Background: Venous thromboembolism (VTE) strikes 1-2/1000 Americans annually, and is a common cause of cardiovascular death. The etiology of VTE is multi-factorial, with both genetic and environmental factors contributing to incidence. However, known genetic and environmental risk factors explain less than 50% of VTE incidence and genome-wide association studies (GWAS) have been unsuccessful in identifying novel loci. Little is known about possible gene-environment interactions. Setting: This study will be performed by an experienced, multidisciplinary, multi-institutional group of thromboembolism researchers, genetic and cardiovascular epidemiologists, and experts in statistical genetics working at Harvard University and the Mayo Clinic. Investigators on this project have decades of experience conducting genetic and epidemiological studies, and have published hundreds of peer reviewed papers relevant to the current proposal. Research Plan: We will examine data from the Nurses' Health Studies I & II (NHS I&II) and the Health Professionals Follow Up (HPFS) study. NHS I&II and HPFS are ongoing prospective cohort studies of 121,700 and 116,686 female nurses, and 51,529 male health professionals. For each of the three cohorts, data describing VTE and prospective environmental exposures have been collected for more than 25 years. We will perform the first exome wide association study (XWAS) of VTE in 2,500 VTE cases and 2,500 controls, using the newly available Illumina(R) HumanExome BeadChip that includes 220,000 coding genetic variants to a population prevalence of 0.005%. We will replicate our top XWAS findings in an independent clinic-based sample of 2000 VTE cases and 2000 controls from the Mayo Clinic. Additionally, we will include custom content on the exome chip to perform deep replication of the top 5,000 single nucleotide polymorphisms (SNPs) identified in two previously completed VTE GWAS. Lastly, we will study interactions between confirmed genetic polymorphisms and four key environmental risk factors for VTE identified in our prior work: obesity, physical inactivity, smoking, and postmenopausal hormone use. Relevance to Public Health: VTE is a common and deadly disease, a fact highlighted by the Acting Surgeon General of the United States who in 2008 issued a 'Call to Action to Prevent Deep Vein Thrombosis and Pulmonary Embolism' urging more research on the causes, prevention, and treatment of deep vein thrombosis. The current proposal will be the most comprehensive assessment of genetic and environmental risk factors for VTE to date, will provide insight into the basic pathophysiology of VTE and has the potential to impact clinical practice. Our approach is both innovative and is cost-effective as it builds on decades of prospective data collection from three large cohorts and existing data. Our analyses will result in identification of novel common genetic loci for VTE. Given the high population prevalence of risk factors and the high mortality of VTE, the potential public health impact of this work is large.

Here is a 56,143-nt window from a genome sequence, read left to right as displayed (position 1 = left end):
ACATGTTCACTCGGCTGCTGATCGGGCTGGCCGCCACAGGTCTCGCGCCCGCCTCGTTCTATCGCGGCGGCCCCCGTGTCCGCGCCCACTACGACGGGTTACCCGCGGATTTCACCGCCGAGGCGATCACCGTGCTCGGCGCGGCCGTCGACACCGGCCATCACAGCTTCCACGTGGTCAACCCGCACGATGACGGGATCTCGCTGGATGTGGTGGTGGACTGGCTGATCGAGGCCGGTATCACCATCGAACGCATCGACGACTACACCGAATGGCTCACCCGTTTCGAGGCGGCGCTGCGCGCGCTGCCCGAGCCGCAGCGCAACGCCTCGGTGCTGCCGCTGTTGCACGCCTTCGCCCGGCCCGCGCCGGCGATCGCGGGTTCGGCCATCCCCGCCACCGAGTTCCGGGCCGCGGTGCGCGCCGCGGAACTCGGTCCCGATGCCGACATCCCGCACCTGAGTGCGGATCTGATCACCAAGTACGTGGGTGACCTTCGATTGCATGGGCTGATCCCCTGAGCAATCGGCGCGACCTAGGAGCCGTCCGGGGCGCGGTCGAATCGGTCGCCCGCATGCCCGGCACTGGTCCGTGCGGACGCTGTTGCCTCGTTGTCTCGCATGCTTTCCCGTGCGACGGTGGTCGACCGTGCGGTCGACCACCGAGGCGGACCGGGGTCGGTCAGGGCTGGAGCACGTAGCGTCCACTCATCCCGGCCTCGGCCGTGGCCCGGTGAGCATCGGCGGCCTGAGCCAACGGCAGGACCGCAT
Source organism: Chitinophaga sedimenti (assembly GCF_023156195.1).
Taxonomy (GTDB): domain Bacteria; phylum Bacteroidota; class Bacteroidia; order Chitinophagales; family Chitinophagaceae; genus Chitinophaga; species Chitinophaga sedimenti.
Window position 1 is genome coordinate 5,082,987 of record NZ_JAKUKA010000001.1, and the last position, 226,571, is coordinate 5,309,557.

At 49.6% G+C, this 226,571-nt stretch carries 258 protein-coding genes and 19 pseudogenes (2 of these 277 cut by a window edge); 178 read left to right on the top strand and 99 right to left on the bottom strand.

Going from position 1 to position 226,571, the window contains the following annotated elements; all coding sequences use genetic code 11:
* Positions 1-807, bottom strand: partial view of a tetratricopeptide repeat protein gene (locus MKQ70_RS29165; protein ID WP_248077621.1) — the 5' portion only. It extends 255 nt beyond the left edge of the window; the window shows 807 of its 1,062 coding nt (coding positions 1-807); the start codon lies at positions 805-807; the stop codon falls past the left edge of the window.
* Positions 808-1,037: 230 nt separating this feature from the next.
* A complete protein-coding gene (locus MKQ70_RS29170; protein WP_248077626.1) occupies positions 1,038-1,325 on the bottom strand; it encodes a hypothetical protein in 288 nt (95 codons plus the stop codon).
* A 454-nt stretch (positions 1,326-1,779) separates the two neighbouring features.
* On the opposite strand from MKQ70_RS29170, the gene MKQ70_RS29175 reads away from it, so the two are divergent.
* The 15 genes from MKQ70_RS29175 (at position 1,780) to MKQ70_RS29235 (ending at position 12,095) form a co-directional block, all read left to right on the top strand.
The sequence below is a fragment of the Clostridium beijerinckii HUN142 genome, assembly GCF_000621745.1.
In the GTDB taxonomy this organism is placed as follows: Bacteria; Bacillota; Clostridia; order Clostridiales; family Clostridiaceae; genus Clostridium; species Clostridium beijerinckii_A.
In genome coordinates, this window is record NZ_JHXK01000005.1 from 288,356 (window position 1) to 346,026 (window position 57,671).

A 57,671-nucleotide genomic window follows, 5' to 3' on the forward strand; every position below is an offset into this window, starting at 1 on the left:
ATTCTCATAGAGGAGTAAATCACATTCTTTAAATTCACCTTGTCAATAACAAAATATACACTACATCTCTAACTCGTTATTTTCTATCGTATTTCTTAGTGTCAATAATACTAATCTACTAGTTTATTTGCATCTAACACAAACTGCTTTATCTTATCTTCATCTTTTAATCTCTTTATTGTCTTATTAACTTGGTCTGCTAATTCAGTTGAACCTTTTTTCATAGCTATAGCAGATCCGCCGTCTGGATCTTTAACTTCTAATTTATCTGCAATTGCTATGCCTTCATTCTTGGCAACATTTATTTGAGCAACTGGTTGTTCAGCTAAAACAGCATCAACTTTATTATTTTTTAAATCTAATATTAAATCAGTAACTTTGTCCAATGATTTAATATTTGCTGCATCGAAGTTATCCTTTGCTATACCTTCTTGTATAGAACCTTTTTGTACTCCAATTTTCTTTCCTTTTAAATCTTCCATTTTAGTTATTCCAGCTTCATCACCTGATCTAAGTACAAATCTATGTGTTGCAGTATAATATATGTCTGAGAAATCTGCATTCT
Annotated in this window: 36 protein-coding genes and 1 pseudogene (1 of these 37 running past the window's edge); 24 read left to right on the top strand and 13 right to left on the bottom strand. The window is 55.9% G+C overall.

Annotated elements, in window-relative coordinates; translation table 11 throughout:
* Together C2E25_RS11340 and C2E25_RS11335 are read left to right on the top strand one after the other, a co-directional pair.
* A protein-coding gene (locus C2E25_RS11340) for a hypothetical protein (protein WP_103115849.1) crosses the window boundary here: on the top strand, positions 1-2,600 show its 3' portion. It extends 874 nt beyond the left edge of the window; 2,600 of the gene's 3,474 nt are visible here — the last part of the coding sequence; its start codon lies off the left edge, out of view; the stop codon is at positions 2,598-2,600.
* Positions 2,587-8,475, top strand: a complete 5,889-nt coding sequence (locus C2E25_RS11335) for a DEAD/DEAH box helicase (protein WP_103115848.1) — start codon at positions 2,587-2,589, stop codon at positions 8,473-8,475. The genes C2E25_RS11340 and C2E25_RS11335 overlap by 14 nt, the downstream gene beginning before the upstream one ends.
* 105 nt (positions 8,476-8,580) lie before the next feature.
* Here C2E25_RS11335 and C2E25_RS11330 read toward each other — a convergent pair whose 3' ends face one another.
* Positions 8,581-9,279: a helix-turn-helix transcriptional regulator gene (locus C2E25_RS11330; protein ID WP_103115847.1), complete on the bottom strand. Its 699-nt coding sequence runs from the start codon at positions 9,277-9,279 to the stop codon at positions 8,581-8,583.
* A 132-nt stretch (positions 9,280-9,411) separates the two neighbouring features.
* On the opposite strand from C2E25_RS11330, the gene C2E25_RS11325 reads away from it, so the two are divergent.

This study is designed to identify novel genetic risk factors for venous thromboembolism (VTE), a common and potentially fatal disease of blood clotting, and to study the interaction between these genetic factors and several established environmental risk factors for VTE. To do this, we will perform the first exome wide association study (XWAS) of VTE in 2500 cases and 2500 matched controls from three large prospective cohort studies, as well as a validation of prior genome wide association study (GWAS) results and a systematic analysis of the interaction between genes and four environmental risk factors we identified in our prior work. This work will provide insight into the basic pathophysiology of VTE, improve our ability to assess the risk of these blood clots in an individual and help us design strategies to prevent VTE in the general population.
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